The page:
We take up the task eternal

Nineteen in New Orleans. Sculpture major and future homesteader. Lover of boxing, grappling, bears, music, art, literature, philosophy and nature.
Wednesday, April 23
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As admirably altruistic as it sounds, the problem with voluntourism is its singular focus on the volunteer’s quest for experience, as opposed to the recipient community’s actual needs.

Opinion: The white tourist’s burden: Growing Western demand for altruistic vacations is feeding the white-savior industrial complex (via aljazeeraamerica)

[…]

A lot of these voluntourists have no idea what they’re throwing money at, that’s the point I’m trying to make. 

I’m not saying not to build schools ever. I’m saying that when approached the wrong way, these sorts of projects can be more damaging than helpful.

This article goes over some of the things I’ve mentioned, though it is by no means exhaustive or particularly academic.

http://www.theguardian.com/commentisfree/2010/nov/14/orphans-cambodia-aids-holidays-madonna

I’m not saying that all voluntourism is bad. I don’t think anyone is saying that. I’m just saying that in some cases, it can be harmful. It is enough of an issue that it should be addressed. 

(via indecisivenoise)

Can you find me a source for voluntourists unwittingly supporting an oppressive regime?

The kids make money through these orphan systems. They’d be better off in school, yeah, but in my book, hugging tourists beats working in fields and factories for less. The buying of children is, of course, morally reprehensible, as are any orphanages that may be purposefully kept squalid (the article itself doesn’t seem to sure of that), and these things need to come to a stop. But if the parents are willing to rent out their kids to orphanages, I doubt they’d have any qualms about renting them out to businesses, farms or brothels. Orphanages are more profitable, and therefore more attractive, than these more harmful alternatives.

I would argue that, in general, it is still good for these countries. Wasteful, yes, but seldom harmful. Take, for example, this village in Kenya. The village built a school which they considered sufficient. Then a voluntourism group came through and built a second, bigger, nicer school right fucking next to the first one for some completely inexplicable reason. The money should’ve been spent on something else, since they already had a school, but they built a second school instead. That’s a real lost opportunity and an absurd waste, but the villagers still use both buildings -  they use the second building as a school, since it is superior to the one they built, and they use the first building for storage. In the end, the villager did profit from the voluntourists’ visit: they gained a better school (which they are not yet able to utilize to its full potential; but as the village grows, the necessary resources will become available) and a general-use structure. 

I’m not saying that voluntourism is never harmful, but it doesn’t deserve nearly as much shit as it gets. The nearly-universal message from these kind of posts is that voluntourism needs to be stopped. They’re improving things. Let’s not condemn them for it.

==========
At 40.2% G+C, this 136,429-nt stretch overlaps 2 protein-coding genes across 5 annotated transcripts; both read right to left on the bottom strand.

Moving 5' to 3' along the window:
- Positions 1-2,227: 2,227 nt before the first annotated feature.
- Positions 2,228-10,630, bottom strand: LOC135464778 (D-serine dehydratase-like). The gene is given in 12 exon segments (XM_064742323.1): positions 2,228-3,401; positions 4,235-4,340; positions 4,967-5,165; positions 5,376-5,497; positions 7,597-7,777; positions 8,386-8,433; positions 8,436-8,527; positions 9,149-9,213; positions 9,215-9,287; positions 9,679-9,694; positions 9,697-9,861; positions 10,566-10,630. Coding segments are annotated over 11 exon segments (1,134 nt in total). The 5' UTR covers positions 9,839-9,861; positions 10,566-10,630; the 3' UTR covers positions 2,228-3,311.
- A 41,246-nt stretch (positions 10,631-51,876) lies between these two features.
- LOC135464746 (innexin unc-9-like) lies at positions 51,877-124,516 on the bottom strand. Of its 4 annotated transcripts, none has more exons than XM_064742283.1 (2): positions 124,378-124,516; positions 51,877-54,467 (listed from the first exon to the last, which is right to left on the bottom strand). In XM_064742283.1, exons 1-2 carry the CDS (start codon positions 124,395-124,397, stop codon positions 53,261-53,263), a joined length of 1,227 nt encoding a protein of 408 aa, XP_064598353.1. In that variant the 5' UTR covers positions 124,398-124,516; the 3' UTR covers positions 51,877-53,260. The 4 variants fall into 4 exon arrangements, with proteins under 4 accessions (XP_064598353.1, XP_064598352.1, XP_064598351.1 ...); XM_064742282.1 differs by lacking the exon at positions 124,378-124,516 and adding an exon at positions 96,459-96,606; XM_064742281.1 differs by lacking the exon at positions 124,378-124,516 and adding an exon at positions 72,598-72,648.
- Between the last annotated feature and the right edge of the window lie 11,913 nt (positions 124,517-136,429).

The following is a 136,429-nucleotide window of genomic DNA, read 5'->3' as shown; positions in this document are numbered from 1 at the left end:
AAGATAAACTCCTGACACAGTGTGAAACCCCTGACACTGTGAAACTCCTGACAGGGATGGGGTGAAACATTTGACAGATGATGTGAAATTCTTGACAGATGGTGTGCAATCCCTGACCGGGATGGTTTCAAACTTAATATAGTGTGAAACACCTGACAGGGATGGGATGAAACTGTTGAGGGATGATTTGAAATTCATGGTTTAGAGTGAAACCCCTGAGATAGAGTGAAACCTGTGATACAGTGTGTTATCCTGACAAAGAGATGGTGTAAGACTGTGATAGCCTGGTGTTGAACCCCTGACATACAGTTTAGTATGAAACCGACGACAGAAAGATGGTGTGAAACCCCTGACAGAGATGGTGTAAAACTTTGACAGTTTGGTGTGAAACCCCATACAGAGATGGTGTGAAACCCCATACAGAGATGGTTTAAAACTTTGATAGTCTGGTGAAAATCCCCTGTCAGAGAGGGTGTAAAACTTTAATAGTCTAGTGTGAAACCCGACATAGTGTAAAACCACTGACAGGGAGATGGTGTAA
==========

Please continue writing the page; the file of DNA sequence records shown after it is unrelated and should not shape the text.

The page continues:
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As admirably altruistic as it sounds, the problem with voluntourism is its singular focus on the volunteer’s quest for experience, as opposed to the recipient community’s actual needs.

Opinion: The white tourist’s burden: Growing Western demand for altruistic vacations is feeding the white-savior industrial complex (via aljazeeraamerica)

[…]

If someone sends you a $3000 gift card, and fails to ensure that it is used by you, and it instead gets used by corrupt authorities to contribute to their own lifestyle, or to continue solidifying their power, is anyone really better off? Because I think in that situation, harm has been done. This doesn’t happen every time, but people also don’t necessarily bother to check that this isn’t happening. Or consider that giving someone $3000 might cause others to become jealous in a community with scarce resources, and that $3000 might get some people hurt or killed.

So you built a school. Do you stay and manage it? Who manages it? Who owns it? Who staffs it? Do you continue to provide funds for running it? If you don’t, then who does. You built this nice school, and who gets to use it? It’s impossible for everyone to be able to use it, and in a lot of cases this will act to create tensions in a community where there wasn’t before. Even if there are already problems that divide a community, increasing these divisive problems helps no one. 

I never said I didn’t want to fund orphanages, I have a problem with orphanages being turned into zoos where people can go and hug “orphans” who alarmingly often still have at least one parent, just so they can feel better. Again, when ignorant tourists donate money to something and have no idea where it’s going, it can do a lot more harm than good. The people who run these institutions make a lot of money by providing a steady stream of sad looking children to rich tourists who just want to make themselves feel better. There is a solid incentive to keep a supply of children, however they can, whether by kidnapping them or buying them, and then neglecting them so that people will donate money to “help” these children. 

This isn’t something that is true of every organization, but it is still a significant issue that cannot be dismissed. At best, things are inefficient and wasteful, at worst, this kind of voluntourism can be extremely harmful. Which is why people who know nothing about anything, running around trying to make themselves feel better, is something that needs to be stopped until they understand the implications of their actions, and can contribute if not in a truly helpful way, then at least in a way that isn’t harmful.